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Football hooligans ‘known for violence’ in attendance at Tommy Robinson rally



Tommy Robinson (centre) leads a march through London behind a banner that reads ‘This is London not Londistan’ (Picture: David Parry/PA Wire)

Known football hooligans are among thousands gathered to support far right activist Tommy Robinson today, say the Met Police.

Robinson – known for his anti-Islamist campaigns – led a march from Victoria Station in London to Parliament Square where he called on the resignation of Met Police chief Sir Mark Rowley.

He showed a documentary, Lawfare, which claims Sir Mark leads a ‘two-tier policing’ system that favours Muslims and pro-Palestine supporters over white Brits.

Several speeches were also made, including one by Lawrence Fox, while protesters waved Union Jack and St George’s Cross flags and reportedly chanted hateful slogans such as ‘who the f*** is Allah?’.

During the march Fox and Robinson, whose real name is Stephen Yaxley Lennon, walked behind a massive banner saying ‘This is London not Londistan’.

When the group reached Parliament Square, the Met Police posted on X, formerly Twitter: ‘Officers have identified individuals within the crowd who have a history of being involved in violent disorder.

‘A number have football banning orders and are associated with hooligan groups from London and across the UK.’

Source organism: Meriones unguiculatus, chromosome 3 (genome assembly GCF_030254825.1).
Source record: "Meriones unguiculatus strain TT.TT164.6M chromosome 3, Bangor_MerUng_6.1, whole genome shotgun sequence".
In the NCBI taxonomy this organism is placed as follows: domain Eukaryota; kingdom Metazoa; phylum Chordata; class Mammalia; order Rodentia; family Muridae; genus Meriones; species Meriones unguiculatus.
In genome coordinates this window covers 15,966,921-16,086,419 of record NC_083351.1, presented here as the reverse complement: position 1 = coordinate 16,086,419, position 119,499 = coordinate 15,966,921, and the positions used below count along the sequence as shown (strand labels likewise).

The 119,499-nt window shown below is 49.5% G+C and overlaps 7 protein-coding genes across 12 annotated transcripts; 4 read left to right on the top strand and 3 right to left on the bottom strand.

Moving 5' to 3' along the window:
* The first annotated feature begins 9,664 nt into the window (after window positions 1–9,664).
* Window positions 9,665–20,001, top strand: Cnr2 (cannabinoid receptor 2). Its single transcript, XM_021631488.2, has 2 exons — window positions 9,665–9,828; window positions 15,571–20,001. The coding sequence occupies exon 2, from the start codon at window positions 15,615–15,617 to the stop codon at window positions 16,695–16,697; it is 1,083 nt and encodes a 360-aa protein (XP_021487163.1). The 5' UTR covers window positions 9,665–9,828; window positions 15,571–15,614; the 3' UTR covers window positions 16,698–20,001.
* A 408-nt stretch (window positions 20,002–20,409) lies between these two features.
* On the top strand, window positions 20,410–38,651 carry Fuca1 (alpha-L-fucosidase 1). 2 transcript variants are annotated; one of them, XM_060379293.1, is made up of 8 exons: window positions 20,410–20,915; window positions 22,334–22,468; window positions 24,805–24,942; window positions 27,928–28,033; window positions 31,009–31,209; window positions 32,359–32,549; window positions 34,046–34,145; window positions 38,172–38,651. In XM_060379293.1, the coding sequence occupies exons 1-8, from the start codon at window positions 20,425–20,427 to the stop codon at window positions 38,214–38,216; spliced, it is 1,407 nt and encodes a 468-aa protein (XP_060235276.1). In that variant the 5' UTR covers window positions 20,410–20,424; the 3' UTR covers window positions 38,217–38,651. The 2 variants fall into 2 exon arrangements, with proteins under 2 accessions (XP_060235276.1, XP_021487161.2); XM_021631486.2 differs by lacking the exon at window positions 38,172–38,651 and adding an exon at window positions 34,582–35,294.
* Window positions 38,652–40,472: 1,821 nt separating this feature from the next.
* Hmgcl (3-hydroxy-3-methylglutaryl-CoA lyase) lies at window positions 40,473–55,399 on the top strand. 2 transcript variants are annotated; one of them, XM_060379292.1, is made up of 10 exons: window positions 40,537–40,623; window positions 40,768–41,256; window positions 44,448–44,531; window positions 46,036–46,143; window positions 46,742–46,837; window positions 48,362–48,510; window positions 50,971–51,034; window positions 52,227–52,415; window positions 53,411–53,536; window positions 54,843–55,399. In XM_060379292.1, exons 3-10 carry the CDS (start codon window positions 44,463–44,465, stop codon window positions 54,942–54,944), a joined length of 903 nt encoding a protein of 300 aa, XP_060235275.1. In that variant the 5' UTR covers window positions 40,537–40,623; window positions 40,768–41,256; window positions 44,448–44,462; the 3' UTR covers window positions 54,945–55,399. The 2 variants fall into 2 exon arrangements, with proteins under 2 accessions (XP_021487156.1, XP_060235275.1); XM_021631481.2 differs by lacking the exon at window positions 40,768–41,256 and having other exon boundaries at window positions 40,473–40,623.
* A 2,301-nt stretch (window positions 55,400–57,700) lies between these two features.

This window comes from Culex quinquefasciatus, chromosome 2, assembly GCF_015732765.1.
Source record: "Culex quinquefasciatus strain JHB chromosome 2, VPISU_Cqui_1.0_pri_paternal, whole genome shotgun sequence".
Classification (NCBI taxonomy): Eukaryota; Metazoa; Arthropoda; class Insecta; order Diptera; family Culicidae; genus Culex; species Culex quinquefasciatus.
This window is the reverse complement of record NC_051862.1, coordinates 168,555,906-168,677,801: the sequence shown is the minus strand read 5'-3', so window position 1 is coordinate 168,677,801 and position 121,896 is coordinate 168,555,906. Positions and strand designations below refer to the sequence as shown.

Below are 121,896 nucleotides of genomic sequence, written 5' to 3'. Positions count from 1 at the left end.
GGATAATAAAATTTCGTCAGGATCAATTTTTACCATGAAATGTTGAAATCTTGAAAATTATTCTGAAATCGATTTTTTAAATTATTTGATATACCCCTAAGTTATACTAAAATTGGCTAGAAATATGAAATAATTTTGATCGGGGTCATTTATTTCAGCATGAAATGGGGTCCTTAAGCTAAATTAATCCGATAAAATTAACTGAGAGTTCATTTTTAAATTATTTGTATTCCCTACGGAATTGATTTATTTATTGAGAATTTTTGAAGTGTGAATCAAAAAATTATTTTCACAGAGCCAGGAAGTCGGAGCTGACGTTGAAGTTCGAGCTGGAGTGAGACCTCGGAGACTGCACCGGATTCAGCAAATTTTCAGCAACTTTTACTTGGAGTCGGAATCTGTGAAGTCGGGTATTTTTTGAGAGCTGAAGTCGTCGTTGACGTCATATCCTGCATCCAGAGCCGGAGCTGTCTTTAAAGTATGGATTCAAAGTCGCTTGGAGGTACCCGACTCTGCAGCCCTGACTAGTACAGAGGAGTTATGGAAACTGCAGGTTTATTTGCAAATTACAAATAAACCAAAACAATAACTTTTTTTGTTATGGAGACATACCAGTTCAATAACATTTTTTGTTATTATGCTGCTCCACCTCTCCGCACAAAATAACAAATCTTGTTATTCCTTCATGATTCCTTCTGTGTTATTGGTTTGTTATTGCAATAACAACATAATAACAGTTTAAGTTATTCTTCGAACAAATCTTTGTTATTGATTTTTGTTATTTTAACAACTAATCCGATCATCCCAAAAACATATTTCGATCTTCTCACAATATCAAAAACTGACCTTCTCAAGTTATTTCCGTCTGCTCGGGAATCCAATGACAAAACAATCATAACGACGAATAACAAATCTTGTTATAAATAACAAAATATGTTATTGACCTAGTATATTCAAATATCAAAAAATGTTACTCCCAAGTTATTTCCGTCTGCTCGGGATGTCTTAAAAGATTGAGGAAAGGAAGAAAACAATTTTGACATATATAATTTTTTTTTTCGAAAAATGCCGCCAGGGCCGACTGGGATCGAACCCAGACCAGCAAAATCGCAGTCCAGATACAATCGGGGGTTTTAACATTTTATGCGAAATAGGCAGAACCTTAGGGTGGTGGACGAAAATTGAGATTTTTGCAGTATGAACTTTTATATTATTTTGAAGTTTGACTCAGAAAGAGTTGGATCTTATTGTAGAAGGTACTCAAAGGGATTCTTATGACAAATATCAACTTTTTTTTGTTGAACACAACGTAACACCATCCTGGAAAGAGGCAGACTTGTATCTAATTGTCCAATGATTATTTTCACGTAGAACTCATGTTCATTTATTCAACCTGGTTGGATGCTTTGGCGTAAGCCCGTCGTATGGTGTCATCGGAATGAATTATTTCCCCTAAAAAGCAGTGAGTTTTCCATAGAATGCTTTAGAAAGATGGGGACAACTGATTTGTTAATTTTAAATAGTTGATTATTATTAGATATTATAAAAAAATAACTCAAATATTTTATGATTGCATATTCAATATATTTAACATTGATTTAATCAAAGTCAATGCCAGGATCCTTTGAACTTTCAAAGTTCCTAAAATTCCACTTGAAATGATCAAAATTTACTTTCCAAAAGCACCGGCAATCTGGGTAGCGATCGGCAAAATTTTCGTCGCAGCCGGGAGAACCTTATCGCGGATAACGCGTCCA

Robinson supporters in central London (Picture: David Parry/PA Wire)
Laurence Fox posted a selfie on X with Robinson (Picture: X/LozzaFox)

Police also said a number of people were drinking alcohol and getting drunk early on in the protest.

A static counter protest, organised by Stand Up to Racism, also took place in Whitehall from midday.

The organisation said in a statement its members would ‘stand together against attempts to divide us’. 

The protests are happening on the same day as an unrelated pro-Palestine Youth Demand march, also in London.

A counter protest was held by Stand Up to Racism (Picture: Alishia Abodunde/Getty Images)
The counter protest gathered at Whitehall (Picture: Getty Images Europe)

The protesters, who said they planned to occupy bridges and roads, were subject to a Public Order Act, preventing them from entering the borough of Westminster, going on any bridge over the Thames and leaving the pavement.

The Met Police posted on X that nine Youth Demand protesters have been arrested for leaving the pavement.

It added: ‘The remainder of the group has largely dispersed but officers continue to monitor those still in the area.’

Due to the protests and tonight’s UEFA Champions League Final at Wembley thousands of police officers have been deployed across the city.

Several people carried England flags (Picture: David Parry/PA Wire)

Robinson called on his supporters to be peaceful today, but speaking yesterday Met Police Commander Louise Puddefoot said: ‘While we are grateful to the main organiser of the protest for comments he has made publicly discouraging violence on Saturday, we do have concerns about the number of those believed to be attending who have links to football disorder.

‘When these groups have come together at previous protests we have regrettably seen violence directed at officers.

‘This precedent unavoidably plays a part in shaping the policing approach, including the number and nature of resources allocated to police this particular protest.’

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